Many people go out of business because they have failed to align their product with what the market demands – and with what their inner selves demand.

Many times, businesses need to endure a breakdown before a breakthrough can be felt.     Sometimes, the bad times are the only times that spur the need for positive change.   In other words, even if you're struggling with simply "making it," there's plenty of hope.

I know you want an endless supply of customers – a flow that's as intense as you're willing to handle.   But there's an important element to consider before moving forward.   You must ensure that any success you've experienced to this point isn't just a symptom of luck. I like to say that even a broken clock shows the right time twice a day.   If you glance at the clock randomly, there's a chance you might get the right time.   And if you do, you might be fooled into thinking the clock is working.   But it's not.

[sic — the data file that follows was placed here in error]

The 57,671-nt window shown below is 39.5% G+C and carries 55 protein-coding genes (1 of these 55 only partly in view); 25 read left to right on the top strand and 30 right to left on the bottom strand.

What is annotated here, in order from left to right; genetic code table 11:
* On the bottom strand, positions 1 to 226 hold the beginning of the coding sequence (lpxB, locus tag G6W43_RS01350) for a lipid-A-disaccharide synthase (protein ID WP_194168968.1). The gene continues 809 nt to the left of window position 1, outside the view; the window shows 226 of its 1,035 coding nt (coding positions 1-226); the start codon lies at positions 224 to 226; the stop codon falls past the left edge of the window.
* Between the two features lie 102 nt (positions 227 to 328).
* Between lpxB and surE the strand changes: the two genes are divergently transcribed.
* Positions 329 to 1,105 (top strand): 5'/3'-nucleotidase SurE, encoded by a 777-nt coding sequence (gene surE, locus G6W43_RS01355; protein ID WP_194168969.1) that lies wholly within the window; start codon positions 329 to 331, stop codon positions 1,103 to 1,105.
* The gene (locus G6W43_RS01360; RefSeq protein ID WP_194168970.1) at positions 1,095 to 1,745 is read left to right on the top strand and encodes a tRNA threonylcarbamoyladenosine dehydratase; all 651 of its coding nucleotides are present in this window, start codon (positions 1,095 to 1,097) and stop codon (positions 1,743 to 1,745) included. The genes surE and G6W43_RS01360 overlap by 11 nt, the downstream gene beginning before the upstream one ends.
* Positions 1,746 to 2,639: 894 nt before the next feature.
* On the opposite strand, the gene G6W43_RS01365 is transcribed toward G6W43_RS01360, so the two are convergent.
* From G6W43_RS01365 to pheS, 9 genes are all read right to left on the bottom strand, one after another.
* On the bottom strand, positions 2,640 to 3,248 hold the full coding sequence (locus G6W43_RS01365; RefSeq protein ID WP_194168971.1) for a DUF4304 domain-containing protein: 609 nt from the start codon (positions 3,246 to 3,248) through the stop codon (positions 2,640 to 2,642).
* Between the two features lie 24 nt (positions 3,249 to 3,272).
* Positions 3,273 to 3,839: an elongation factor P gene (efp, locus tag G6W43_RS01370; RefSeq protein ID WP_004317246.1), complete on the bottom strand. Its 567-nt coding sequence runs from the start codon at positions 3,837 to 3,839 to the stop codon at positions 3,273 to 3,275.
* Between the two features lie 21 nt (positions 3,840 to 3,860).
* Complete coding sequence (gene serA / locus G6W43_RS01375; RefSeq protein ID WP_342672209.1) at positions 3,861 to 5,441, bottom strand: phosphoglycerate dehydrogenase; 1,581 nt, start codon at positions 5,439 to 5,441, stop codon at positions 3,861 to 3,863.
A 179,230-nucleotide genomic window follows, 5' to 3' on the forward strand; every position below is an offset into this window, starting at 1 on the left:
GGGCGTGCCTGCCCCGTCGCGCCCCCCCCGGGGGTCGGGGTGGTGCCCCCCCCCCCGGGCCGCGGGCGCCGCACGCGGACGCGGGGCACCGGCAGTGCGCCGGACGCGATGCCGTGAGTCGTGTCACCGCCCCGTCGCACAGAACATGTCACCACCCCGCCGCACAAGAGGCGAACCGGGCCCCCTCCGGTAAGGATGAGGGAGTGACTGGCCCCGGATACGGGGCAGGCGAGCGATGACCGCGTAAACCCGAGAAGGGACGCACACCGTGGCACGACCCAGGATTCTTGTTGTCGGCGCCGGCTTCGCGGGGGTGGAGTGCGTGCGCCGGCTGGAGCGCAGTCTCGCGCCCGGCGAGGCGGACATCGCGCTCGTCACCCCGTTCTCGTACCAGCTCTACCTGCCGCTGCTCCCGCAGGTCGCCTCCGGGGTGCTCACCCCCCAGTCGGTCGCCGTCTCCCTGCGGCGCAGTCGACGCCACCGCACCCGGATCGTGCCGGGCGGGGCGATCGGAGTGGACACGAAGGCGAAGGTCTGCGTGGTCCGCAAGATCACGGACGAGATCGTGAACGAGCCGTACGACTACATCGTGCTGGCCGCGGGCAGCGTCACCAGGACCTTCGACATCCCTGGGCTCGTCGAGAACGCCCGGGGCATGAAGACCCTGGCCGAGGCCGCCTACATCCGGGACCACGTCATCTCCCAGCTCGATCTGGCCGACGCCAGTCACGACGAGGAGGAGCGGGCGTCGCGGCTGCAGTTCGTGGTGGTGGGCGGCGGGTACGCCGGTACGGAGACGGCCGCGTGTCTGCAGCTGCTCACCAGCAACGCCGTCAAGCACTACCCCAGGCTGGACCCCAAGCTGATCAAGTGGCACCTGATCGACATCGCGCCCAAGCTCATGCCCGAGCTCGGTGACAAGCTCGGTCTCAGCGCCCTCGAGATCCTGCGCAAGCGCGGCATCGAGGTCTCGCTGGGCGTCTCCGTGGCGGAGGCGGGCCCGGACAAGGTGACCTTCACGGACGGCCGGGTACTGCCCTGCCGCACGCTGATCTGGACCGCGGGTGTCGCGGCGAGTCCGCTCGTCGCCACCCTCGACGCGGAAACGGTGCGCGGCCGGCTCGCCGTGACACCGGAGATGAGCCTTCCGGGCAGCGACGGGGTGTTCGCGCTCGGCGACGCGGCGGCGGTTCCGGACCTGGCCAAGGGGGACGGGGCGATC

You have to make sure that people are coming to you because of the one-of-a-kind value you've offered them, not because they've stumbled upon you.

There's no denying that you have a treasure trove of valuables to offer.   You have gifts, talents, and abilities that are guiding you toward your perfect mission.   You know there are people out there that would greatly benefit from what you have to offer.   But when you can't find those people, or they can't find you, it can be a painful disappointment.   Because your venture really is your calling, right?   Or isn't it?

Every business owner has a calling, and to truly find success in that calling, that business owner needs to be assured that their distinctive abilities are made apparent by that business.

Often, your attempts at furthering your business aren't the problem.   Instead, it might be that you have missed something that's fundamental to attracting clients:   finding that one thing that only you can offer, and that consumers are looking for.